Police officer wins job back after claiming that calling someone a f****** P*** is ‘not the worst kind of racism’

PC Katie Barratt will also be entitled to back pay, despite a panel hearing ‘her prejudice leaked out’ when she drunkenly said ‘I wish these f****** P**** would hurry up with my pizza’ at a Newcastle takeaway

Adam Lusher
Wednesday 27 March 2019 11:32 GMT
PC wins job back after claiming that calling someone a f****** P*** is ‘not the worst kind of racism’

A police officer sacked for racially abusing Asian takeaway staff has been given her job back after telling an appeal hearing that drunkenly calling someone “a f****** P***” was “not the worst kind of racism”.

PC Katie Barratt was dismissed from Northumbria Police after colleagues heard her saying “I wish these f****** P**** would hurry up with my pizza” at the Spice of Punjab takeaway in Newcastle after the 2017 staff Christmas party.

Following her June 2018 sacking, Northumbria Police condemned what she said as “wholly unacceptable”, insisting: “There is no place for this type of language or any other form of racist behaviour within Northumbria Police.”

But an independent appeal panel has now overturned her sacking, with the chair Dorian Lovell-Park condemning her racist remarks but wishing her luck in resuming her career. Ms Barratt, in her twenties, will also be entitled to back pay, thought to be worth about £15,000.

After two hours of deliberation, the appeal panel upheld the gross misconduct finding against her, but downgraded the punishment to a final warning.

Her barrister, Guy Ladenburg, had admitted her behaviour in the takeaway had been an “abomination”.

But Mr Ladenburg told the panel Ms Barratt felt she shouldn’t have been sacked “because it is not the worst kind of racism”.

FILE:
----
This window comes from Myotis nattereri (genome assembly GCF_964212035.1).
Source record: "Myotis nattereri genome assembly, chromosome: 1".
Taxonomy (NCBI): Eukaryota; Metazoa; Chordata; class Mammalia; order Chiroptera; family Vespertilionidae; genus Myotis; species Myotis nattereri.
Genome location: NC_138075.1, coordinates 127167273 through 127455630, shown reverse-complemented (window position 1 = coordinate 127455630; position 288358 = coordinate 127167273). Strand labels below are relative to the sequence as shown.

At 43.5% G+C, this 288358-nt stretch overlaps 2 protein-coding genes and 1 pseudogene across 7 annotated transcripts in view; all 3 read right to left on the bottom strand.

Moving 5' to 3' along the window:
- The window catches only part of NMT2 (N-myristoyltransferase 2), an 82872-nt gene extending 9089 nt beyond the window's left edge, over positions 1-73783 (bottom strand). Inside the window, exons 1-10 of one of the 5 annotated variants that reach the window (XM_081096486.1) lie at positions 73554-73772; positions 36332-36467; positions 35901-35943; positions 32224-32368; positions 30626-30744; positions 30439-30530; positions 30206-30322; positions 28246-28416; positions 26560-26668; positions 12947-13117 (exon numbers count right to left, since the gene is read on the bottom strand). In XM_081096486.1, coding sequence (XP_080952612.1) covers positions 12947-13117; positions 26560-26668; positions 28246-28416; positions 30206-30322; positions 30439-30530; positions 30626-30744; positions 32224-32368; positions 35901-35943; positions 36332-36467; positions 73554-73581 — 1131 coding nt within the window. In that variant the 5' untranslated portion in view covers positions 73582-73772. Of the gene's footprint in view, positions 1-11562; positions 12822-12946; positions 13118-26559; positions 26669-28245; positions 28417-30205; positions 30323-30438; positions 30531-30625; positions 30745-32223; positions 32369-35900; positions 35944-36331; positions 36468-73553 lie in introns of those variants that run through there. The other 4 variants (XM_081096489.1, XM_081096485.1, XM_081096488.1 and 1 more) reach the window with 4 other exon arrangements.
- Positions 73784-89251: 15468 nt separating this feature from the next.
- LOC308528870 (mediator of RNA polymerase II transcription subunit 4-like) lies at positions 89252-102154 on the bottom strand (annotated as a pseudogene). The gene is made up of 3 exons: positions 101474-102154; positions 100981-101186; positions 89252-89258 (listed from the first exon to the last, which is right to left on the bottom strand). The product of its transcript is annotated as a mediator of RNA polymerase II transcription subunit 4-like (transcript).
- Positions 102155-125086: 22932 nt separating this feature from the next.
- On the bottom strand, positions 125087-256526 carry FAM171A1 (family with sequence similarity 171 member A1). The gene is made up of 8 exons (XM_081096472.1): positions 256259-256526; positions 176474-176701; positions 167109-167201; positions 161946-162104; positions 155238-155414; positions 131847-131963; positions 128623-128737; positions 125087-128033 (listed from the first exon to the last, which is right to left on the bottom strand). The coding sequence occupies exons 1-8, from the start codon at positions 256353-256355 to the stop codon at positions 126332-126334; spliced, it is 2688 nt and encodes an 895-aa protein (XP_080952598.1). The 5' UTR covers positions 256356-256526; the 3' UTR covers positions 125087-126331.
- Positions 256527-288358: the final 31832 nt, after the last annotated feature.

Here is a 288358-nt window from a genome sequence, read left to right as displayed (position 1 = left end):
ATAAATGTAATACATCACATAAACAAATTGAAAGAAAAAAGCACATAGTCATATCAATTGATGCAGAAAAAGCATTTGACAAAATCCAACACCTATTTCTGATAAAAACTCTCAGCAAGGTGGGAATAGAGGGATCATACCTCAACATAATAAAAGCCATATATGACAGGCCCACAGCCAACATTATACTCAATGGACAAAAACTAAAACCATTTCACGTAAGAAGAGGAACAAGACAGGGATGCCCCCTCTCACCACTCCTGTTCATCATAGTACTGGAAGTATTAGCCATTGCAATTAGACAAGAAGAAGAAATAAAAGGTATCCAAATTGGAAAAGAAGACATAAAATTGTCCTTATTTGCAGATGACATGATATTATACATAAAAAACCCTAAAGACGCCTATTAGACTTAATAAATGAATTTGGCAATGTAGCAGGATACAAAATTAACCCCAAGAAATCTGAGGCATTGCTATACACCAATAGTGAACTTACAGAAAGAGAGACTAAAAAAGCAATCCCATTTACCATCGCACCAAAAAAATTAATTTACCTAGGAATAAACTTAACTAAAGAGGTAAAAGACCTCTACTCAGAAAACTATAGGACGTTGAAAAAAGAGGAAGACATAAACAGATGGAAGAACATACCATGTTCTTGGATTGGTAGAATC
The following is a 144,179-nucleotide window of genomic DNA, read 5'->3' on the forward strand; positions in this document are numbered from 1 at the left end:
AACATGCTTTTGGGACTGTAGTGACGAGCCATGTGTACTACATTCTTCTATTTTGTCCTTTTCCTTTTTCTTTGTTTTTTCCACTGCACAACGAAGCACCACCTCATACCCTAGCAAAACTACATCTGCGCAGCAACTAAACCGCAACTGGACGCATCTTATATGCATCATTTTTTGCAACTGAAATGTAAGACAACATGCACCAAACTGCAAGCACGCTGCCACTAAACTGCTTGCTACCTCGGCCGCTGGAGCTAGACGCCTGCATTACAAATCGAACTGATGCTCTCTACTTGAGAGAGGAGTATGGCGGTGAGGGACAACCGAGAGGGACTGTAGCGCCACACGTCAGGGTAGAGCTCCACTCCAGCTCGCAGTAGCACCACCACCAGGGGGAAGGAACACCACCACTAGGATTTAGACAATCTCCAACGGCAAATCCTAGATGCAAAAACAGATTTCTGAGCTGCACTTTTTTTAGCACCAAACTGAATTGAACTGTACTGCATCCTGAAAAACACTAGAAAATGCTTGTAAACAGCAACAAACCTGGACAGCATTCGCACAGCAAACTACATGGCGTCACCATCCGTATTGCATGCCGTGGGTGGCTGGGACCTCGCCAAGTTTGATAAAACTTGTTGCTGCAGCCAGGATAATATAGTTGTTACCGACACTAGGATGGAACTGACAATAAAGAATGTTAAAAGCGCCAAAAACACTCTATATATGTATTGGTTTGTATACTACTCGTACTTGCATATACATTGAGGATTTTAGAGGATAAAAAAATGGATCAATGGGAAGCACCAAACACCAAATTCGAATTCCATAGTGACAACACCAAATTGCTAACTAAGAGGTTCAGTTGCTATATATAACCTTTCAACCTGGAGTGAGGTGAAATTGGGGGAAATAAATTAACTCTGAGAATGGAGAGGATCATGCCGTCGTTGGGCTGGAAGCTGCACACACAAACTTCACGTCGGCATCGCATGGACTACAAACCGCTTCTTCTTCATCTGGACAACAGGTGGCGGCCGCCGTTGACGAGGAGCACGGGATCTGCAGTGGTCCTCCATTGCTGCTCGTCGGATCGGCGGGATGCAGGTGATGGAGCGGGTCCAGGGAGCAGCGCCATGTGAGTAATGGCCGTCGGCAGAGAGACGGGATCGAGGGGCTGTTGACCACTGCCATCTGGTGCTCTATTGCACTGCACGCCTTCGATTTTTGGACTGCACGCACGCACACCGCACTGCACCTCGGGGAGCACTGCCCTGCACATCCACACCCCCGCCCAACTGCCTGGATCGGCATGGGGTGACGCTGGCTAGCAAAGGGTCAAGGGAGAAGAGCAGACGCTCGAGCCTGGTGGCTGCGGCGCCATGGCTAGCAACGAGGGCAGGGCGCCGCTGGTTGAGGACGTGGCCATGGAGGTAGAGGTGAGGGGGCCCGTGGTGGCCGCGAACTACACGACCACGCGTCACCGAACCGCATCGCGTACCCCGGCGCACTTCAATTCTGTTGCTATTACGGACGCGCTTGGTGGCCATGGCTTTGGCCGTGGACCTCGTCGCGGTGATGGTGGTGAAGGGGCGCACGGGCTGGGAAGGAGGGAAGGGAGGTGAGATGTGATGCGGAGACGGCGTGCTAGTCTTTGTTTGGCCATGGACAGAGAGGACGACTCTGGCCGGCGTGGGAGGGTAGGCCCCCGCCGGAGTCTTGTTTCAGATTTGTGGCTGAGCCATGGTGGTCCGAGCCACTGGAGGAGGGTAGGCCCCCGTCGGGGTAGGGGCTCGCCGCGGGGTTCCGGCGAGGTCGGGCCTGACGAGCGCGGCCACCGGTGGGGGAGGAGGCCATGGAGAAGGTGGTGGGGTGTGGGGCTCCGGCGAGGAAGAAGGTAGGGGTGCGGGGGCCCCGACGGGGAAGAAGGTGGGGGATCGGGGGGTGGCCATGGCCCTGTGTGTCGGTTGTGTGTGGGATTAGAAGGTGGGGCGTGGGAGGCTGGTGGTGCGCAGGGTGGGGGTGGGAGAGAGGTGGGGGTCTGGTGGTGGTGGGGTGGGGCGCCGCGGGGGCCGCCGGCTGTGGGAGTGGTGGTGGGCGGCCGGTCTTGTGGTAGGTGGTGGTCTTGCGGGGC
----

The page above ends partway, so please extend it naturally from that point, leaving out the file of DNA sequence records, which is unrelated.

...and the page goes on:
Instead the lawyer claimed it was a one-off for which she should be given a second chance rather than the “nuclear option” of dismissal.

He added that Ms Barratt had come from a “police family”, had a promising career before the 2017 incident, and had “not touched a drop of drink” since.

The panel was also told that the takeaway staff had not heard what Ms Barratt said. Only her colleagues heard her remark, with her sacking coming after one of her fellow officers reported it to superiors.

Steven Reid, speaking on behalf of the police, said regardless of who heard what, the force felt that racism from an officer – on or off-duty – was never acceptable.

“The appellant didn’t go out that night to deliberately racially abuse members of the public,” said Mr Reid. “But the fact remains she did. Her prejudice on that evening leaked out.”

Seeking to block Ms Barratt’s return to the police, Mr Reid added that what she said that night could “seriously damage” the force’s reputation: “Sadly, it confirms a stereotype that is unfortunately held in some communities about the police.”

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After the hearing, Detective Superintendent Sav Patsalos, head of Northumbria Police’s professional standards department, said: “We acknowledge the decision of the independent panel and will now take some time to review its findings.

“It is important to recognise that the decision to dismiss PC Barratt was taken by an independent panel and it was within the officer’s rights to appeal this decision.

“We expect officers and staff to maintain the highest levels of professionalism at all times and I want to assure the public that we are committed to taking positive action when individuals fall below the expected standards of behaviour.”

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